Insurance change cuts university costs, draws fire
The University of Canterbury will save millions of dollars by changing its insurance policy, but the Government is questioning the move.
The university has opted out of a collective insurance agreement that covers the country's universities because it can save $4 million annually in premiums.
The Tertiary Education Commission (TEC) had written to the university asking it to reconsider its decision, university vice-chancellor Rod Carr said in his report to the university council.
This is despite repeated calls by the Government for the university to save money as it faces serious financial challenges after the earthquakes.
Carr said yesterday that the new cover was prudent and appropriate to the risk the university faced.
Under the insurance collective, the university was due to pay $7m in premiums next year, up from $1m in 2010. It would have to pay the first $20m (excess), up from $250,000, on any damage relating to seismic activity. The insurance company would then pay up to $550m.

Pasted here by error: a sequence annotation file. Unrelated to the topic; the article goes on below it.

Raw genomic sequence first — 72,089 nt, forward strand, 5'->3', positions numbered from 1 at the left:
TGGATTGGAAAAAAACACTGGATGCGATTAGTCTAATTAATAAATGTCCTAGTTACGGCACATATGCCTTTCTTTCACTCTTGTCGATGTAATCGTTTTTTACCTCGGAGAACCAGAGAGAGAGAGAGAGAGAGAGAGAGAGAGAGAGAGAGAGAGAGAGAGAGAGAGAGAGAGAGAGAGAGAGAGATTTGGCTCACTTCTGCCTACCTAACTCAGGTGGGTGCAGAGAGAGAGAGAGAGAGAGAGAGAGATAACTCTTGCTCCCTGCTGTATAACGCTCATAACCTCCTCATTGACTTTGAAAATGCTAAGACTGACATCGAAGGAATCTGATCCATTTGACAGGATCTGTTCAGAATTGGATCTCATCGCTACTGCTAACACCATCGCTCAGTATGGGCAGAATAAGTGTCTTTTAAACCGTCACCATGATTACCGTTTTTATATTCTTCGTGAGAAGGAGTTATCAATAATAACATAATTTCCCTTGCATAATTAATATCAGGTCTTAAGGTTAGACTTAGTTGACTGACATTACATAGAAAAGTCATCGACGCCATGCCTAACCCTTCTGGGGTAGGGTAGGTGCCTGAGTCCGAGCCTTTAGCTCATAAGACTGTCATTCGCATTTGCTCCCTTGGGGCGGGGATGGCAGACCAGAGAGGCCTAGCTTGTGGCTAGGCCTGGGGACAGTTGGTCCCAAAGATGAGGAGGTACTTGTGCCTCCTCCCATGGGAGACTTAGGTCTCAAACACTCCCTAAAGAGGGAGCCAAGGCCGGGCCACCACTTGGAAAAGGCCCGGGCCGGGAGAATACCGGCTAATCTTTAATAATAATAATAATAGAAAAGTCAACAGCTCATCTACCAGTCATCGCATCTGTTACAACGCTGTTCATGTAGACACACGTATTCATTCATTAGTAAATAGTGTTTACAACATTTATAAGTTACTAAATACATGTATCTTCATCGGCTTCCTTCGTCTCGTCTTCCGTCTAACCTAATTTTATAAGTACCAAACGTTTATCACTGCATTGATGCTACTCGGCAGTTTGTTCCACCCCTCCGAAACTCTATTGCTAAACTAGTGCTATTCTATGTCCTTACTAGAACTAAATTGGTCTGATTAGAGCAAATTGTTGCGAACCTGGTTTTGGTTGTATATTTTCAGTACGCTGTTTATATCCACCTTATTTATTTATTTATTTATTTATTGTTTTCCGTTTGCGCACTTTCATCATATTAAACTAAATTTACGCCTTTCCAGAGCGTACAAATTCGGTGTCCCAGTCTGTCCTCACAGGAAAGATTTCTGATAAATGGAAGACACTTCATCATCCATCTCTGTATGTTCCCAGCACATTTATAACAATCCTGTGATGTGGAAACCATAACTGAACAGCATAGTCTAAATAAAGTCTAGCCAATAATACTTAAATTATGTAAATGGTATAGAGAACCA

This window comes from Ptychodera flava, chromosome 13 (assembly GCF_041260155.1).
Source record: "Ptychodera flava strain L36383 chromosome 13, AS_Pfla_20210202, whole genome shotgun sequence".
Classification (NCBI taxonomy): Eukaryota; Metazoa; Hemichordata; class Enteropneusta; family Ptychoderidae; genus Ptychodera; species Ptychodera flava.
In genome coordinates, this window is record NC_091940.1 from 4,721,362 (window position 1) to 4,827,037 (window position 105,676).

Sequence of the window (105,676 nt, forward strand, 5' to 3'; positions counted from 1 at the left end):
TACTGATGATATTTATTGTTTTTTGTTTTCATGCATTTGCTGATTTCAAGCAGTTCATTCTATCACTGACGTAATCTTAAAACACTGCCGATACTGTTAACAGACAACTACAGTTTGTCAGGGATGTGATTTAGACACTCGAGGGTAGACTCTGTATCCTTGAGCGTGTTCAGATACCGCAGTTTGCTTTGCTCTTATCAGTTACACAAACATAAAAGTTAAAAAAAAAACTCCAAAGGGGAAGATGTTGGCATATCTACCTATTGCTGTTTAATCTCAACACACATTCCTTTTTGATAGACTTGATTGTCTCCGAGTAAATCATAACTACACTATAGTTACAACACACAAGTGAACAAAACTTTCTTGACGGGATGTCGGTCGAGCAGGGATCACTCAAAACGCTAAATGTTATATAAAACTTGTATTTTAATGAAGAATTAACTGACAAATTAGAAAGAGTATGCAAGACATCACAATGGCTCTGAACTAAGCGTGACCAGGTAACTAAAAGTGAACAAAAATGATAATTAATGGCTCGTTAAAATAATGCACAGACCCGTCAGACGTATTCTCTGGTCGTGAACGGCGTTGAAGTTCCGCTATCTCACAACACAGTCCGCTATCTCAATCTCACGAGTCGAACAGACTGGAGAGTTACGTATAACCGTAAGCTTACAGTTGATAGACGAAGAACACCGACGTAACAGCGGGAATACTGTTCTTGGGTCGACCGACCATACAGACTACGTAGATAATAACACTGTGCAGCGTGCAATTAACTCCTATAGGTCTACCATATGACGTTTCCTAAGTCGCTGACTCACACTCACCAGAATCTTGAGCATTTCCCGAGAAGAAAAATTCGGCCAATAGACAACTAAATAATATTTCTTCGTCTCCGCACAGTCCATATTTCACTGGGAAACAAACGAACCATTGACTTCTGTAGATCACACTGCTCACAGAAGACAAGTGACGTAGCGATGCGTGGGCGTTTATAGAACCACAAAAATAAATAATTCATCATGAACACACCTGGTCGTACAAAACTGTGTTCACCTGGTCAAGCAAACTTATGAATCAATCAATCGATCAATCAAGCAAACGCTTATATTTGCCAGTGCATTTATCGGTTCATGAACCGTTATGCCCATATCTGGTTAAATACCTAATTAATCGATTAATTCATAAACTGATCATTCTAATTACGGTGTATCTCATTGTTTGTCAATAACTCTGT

The new cover, effective from December 1, would cost the university pay $3m in premiums and an excess of $1m. The maximum payout from the insurer would be $30m. "It's the right cover for the risks we have. It is adequate cover and affordable," Carr said.
He said it was a matter of weighing up the university's risks.
If a quake caused more than $30m of damage to the university now, its biggest problem would not be buildings; it would be a lack of students, Carr said. The new cover was provided by a series of syndicates that operated in the London market.
Carr said he did not have a problem with TEC questioning the university's decision. "They want to understand what we are doing and why we are doing it."
He did not believe the university opting out of the collective would mean an increase in premiums for the other universities.
A TEC spokeswoman said matters pertaining to Canterbury's insurance were still under discussion, and it was not appropriate to comment.
A spokesman for Tertiary Education Minister Steven Joyce said the minister did not have a view on the university's insurance decision, but it was important it "carefully meets its obligations under the Education and Public Finance Acts".
- © Fairfax NZ News
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